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I was 8 or 9 the first time I drank anything. I grew up with alcohol and other drugs just kind of around. So it was kind of normal in our family. So by the time I was 12 or 13, I was smoking pot and drinking. When I was 14, I made it a daily thing to smoke pot. I would drink on the weekends, use pot on the weekends, started using cocaine on the weekend. At the same time I was able to be a straight A student in school. My junior year in high school, I was able to do post-secondary, and to go to UC Clermont full time. I was making the Dean’s List and using drugs. So I thought, there’s definitely not a problem here.

So that reinforced me to continue doing what I was doing. I finished high school, and then I dropped out of college. I decided that it was better that I just work. I could pay for gasoline in my car and whatever I wanted to buy as far as drugs go. It got pretty much unmanageable by August of 2008.

There was an incident at my house where the cops kicked in my door. I was charged with multiple charges. I looked at it like “everybody gets charges” because all the people I hung out with got charges.

So I was forced by my family to go to treatment. I was clean for 93 days and on the 93rd day I celebrated by going to get drunk. I went back out for about 8 months after that. In that 8 months, I was kicked out of both parents’ homes. I wasn’t able to keep insurance or pay rent so I was just kind of skating by until an eviction happened.

Pretty much all the things I said I would never do, I did.

It was on June 23, 2009, I woke up at the Mercy psych unit. And that’s when I said “something’s gotta change.”

I told myself I would never let myself get to this point … and I did. People talk about this moment of clarity that you have, an “aha!” moment. And that was my “aha!” moment.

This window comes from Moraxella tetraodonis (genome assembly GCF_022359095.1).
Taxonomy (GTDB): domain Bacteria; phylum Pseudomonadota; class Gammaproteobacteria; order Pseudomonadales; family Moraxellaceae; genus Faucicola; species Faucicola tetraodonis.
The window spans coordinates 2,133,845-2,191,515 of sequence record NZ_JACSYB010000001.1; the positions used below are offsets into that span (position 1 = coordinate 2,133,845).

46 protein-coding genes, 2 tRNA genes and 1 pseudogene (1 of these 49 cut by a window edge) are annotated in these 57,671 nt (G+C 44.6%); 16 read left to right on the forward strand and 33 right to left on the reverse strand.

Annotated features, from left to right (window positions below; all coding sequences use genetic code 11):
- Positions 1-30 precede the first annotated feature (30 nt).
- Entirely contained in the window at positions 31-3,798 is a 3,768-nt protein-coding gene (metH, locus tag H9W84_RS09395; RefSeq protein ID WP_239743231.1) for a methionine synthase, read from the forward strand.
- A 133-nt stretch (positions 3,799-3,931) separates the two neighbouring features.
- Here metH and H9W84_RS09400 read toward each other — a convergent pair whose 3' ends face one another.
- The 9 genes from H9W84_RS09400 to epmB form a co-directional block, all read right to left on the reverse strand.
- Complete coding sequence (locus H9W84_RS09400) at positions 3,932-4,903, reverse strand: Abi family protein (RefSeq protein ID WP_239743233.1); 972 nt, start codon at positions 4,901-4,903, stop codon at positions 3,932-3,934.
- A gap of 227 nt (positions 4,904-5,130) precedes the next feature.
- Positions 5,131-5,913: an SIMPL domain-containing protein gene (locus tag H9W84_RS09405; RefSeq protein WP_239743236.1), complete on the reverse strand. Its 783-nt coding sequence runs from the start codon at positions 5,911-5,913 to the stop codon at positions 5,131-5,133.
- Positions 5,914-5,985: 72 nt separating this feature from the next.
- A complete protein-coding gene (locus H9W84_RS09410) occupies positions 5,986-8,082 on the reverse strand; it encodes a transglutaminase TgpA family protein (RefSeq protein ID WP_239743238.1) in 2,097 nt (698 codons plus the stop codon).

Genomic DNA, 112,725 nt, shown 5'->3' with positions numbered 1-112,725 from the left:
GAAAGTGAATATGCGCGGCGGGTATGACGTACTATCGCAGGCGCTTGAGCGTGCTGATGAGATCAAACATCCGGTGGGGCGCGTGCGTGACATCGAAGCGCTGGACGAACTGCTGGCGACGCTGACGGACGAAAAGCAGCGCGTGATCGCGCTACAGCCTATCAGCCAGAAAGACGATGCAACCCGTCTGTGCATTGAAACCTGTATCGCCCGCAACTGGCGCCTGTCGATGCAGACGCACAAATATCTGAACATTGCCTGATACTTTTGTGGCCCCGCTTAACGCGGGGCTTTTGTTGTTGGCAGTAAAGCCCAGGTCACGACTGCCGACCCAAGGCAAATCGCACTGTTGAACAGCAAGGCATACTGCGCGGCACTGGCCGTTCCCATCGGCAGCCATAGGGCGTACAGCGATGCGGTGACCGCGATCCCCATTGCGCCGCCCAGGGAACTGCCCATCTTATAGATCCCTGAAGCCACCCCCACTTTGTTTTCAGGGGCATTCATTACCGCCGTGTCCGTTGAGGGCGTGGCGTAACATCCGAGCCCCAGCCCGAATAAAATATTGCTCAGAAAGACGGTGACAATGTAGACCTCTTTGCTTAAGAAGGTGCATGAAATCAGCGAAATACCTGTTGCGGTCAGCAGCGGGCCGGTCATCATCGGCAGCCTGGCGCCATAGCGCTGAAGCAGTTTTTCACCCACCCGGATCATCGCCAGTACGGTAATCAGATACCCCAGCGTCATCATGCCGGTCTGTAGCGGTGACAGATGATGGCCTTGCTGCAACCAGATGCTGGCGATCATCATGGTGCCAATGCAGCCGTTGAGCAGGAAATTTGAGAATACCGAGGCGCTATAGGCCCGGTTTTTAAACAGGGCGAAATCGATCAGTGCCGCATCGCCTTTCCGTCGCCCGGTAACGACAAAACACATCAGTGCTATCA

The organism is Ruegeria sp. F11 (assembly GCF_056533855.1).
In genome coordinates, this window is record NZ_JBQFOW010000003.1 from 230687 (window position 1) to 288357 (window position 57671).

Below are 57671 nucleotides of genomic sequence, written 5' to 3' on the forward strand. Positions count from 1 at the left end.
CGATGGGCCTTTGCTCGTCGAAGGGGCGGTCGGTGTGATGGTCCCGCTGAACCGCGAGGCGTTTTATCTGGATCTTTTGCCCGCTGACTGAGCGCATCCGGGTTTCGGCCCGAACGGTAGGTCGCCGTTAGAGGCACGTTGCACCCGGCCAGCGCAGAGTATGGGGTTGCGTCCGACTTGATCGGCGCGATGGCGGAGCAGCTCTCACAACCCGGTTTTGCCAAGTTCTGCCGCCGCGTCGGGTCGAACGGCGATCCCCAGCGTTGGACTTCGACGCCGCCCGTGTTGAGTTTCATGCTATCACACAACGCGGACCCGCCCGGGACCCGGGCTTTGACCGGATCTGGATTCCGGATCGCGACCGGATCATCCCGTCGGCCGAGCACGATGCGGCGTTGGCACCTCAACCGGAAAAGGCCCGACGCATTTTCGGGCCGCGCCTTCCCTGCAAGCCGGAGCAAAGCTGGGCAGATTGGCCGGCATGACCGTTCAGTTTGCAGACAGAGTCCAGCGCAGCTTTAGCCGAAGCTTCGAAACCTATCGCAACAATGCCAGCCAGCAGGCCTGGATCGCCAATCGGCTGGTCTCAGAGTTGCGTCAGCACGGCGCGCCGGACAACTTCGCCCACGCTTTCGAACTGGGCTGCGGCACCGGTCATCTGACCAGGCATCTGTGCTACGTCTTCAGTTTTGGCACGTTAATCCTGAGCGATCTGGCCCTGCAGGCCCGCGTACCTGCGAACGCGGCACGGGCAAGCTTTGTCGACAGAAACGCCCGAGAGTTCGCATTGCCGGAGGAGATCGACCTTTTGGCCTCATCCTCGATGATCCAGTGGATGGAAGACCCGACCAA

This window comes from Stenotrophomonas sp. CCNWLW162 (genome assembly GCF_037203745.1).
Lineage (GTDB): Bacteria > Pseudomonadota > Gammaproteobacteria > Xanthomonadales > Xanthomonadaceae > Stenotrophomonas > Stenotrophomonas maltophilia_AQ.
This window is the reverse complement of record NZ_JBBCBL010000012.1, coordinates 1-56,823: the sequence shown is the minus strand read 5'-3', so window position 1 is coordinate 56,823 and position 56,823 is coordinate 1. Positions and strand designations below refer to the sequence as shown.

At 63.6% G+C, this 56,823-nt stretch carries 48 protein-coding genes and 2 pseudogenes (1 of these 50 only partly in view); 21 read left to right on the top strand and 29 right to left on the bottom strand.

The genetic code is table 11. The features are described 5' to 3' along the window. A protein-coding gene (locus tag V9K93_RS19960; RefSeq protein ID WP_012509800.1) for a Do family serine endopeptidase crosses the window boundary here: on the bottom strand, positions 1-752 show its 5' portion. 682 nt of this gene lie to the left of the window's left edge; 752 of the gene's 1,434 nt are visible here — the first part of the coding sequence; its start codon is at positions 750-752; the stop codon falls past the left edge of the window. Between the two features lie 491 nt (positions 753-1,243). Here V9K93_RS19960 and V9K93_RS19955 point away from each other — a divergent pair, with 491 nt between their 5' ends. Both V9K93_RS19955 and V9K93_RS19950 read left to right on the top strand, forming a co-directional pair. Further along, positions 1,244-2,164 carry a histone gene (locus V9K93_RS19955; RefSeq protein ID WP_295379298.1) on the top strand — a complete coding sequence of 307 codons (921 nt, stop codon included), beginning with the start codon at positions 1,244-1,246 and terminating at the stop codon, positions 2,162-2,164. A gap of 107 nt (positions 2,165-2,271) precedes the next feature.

The day I got out of Mercy, I went to 93 12-step meetings in 90 days. Because that’s what someone told me to do. I kept listening to what people suggested to me to do and if someone said there is a good possibility it will keep you sober, I did it. And, at a certain point in time, I said, this isn’t enough, I need to do something else. And that’s when I decided to go back to school.

I finished my bachelor’s degree in psychology, and I went on to get my master’s degree in clinical health counseling and I went on to get a certificate in substance abuse counseling as well.

And I realized that if I surround myself with family who know what happened and where I’m at, and I surround myself with friends who know what happened and where I’m at, and I surround myself with work that’s going to be recovery-related, and I surround myself with meetings that are recovery-related, the odds are, if I start slacking in one area, someone’s gonna catch it before I do and call me out on my b.s.  And so far, that has worked.

And since June 23, 2009, I have stayed clean and sober. I was in recovery before I was legally allowed to drink.

What is your message to others?
​What I would say to other people: There is a sense of humility I had to find in recovery. When I was in active addiction, I used to think “I got this.” I knew everything that was going on, and you couldn’t tell me anything. Whenever I finally decided to surrender and give up, that’s when things started happening for me. I took suggestions. I went with the flow because I knew that was I was doing was not working anymore.

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Jessica has been sober since June 23, 2009. 
Jessica, 28, lives in Batavia. She went to Goshen High School. She is a counselor/case manager and recovery coach at Clermont Recovery Center.